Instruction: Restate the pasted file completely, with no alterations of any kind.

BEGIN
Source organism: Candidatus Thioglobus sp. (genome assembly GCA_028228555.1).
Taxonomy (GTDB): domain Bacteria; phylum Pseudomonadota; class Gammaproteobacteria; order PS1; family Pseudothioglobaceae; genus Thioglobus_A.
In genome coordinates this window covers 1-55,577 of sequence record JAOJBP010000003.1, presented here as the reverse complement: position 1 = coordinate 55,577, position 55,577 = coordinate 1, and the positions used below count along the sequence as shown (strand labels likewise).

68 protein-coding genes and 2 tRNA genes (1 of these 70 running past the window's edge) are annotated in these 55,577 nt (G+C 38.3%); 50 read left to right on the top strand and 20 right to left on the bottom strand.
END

Source organism: Candidatus Thioglobus sp. (genome assembly GCA_028228555.1).
Taxonomy (GTDB): domain Bacteria; phylum Pseudomonadota; class Gammaproteobacteria; order PS1; family Pseudothioglobaceae; genus Thioglobus_A.
In genome coordinates this window covers 1-55,577 of sequence record JAOJBP010000003.1, presented here as the reverse complement: position 1 = coordinate 55,577, position 55,577 = coordinate 1, and the positions used below count along the sequence as shown (strand labels likewise).

68 protein-coding genes and 2 tRNA genes (1 of these 70 running past the window's edge) are annotated in these 55,577 nt (G+C 38.3%); 50 read left to right on the top strand and 20 right to left on the bottom strand.